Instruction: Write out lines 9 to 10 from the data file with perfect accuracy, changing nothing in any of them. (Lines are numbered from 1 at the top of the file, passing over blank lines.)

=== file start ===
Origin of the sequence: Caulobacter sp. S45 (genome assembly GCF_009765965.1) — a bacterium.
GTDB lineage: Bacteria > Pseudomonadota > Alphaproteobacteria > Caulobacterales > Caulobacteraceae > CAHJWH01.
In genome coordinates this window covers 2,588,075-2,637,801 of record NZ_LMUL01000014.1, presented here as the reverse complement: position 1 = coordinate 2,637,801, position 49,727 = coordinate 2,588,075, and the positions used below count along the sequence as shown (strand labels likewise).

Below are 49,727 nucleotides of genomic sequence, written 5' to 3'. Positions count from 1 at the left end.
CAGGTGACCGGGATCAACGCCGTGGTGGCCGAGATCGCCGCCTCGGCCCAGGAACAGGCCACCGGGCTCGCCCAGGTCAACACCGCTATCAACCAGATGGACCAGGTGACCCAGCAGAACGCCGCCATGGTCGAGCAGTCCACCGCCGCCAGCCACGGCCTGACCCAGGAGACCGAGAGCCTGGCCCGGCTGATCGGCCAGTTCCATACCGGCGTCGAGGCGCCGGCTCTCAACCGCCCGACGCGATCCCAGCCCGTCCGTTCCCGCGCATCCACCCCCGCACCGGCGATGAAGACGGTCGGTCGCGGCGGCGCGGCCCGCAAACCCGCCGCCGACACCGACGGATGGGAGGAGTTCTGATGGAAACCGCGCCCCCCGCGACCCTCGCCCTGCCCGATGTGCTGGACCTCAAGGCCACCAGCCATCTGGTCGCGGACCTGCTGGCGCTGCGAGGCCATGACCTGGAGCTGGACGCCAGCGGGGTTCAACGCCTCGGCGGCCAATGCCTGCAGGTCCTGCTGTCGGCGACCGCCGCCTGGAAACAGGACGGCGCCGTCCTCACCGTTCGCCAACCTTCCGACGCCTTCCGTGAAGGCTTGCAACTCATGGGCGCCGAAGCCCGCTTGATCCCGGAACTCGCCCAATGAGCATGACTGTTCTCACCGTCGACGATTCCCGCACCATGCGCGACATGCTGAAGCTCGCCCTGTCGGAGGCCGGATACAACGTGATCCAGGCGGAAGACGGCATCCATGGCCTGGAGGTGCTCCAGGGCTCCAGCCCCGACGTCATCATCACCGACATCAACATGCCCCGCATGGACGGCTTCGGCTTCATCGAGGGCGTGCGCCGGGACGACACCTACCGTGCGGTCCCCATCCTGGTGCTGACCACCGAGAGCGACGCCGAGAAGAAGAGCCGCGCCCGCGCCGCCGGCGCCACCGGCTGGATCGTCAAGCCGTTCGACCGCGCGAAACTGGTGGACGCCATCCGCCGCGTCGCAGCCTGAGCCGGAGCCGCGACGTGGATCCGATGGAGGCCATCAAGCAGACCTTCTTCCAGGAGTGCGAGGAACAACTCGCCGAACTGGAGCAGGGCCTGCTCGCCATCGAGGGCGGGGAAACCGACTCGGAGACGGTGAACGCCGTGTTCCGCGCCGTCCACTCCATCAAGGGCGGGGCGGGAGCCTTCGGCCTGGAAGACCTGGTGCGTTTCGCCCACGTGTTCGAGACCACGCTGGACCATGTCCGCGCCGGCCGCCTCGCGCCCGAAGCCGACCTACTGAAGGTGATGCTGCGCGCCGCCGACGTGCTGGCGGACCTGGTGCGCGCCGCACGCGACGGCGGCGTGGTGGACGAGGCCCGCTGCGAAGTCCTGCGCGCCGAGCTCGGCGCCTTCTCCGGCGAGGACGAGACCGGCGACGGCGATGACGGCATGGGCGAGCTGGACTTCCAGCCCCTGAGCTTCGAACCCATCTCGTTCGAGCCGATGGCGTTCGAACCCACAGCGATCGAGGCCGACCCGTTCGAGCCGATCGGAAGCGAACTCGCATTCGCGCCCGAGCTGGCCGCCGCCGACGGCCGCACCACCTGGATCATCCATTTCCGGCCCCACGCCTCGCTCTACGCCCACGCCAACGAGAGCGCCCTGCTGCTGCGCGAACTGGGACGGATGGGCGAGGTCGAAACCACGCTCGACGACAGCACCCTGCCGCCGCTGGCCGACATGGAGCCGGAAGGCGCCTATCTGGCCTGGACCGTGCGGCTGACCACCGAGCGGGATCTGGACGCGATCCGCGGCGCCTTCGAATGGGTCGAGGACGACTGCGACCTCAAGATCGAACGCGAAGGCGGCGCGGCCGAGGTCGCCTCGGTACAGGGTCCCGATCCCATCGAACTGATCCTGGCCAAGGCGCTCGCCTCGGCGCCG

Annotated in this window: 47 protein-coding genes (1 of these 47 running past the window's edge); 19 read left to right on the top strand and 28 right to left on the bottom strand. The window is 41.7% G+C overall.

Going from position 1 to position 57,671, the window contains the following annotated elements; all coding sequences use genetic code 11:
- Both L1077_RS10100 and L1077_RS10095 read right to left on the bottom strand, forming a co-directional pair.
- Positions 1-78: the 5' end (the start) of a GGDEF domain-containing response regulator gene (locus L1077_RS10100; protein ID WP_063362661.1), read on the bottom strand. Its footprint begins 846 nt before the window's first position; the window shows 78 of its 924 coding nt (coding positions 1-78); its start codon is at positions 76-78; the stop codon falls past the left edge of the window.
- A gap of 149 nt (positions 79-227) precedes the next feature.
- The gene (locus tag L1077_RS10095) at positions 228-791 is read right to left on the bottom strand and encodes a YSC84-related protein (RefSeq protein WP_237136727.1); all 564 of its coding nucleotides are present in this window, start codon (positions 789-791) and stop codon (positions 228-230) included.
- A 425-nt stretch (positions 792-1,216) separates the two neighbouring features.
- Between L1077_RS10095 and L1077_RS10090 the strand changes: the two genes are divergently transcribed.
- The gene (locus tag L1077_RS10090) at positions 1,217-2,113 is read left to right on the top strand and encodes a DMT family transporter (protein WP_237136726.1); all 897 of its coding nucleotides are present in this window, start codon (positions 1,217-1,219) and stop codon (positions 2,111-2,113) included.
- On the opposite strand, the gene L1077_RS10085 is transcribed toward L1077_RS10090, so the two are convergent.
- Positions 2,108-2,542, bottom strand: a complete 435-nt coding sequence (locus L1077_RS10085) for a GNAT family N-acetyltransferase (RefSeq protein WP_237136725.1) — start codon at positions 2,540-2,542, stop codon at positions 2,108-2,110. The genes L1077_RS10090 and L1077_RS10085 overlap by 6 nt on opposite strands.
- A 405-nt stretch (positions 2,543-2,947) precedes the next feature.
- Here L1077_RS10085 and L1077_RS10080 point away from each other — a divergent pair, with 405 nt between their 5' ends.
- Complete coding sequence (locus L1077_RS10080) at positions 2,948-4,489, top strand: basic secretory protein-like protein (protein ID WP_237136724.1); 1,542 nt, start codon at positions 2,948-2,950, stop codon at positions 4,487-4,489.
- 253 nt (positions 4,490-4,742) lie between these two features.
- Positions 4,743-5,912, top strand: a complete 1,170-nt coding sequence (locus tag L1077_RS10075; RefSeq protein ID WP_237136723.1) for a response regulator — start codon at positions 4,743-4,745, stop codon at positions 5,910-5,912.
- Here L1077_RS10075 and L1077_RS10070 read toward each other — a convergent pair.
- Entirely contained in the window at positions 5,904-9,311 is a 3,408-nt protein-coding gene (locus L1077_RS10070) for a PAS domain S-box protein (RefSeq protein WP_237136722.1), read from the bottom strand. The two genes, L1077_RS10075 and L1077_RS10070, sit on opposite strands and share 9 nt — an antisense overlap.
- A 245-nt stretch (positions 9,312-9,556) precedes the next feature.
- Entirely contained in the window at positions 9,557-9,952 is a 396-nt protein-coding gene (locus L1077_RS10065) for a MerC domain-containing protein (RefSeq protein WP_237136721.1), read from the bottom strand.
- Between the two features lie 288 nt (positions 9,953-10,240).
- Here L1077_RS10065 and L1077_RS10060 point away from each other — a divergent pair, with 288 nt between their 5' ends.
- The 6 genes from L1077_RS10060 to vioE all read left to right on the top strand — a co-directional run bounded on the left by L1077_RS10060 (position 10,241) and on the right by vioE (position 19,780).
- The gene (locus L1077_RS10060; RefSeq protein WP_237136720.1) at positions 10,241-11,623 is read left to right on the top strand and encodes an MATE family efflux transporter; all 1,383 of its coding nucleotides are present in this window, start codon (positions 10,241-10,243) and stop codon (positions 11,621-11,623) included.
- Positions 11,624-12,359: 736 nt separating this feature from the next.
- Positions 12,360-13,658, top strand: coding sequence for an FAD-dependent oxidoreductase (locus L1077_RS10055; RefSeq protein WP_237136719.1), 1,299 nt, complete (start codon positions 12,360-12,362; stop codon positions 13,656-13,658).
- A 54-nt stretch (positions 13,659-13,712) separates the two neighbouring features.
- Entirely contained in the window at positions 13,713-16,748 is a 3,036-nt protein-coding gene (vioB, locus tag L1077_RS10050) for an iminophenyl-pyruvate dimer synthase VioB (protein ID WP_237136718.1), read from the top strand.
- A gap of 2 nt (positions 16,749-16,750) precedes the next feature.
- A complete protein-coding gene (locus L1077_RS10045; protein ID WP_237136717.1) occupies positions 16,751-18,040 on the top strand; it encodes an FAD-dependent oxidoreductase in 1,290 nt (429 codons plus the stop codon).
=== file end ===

- Positions 1-78: the 5' end (the start) of a GGDEF domain-containing response regulator gene (locus L1077_RS10100; protein ID WP_063362661.1), read on the bottom strand. Its footprint begins 846 nt before the window's first position; the window shows 78 of its 924 coding nt (coding positions 1-78); its start codon is at positions 76-78; the stop codon falls past the left edge of the window.
- A gap of 149 nt (positions 79-227) precedes the next feature.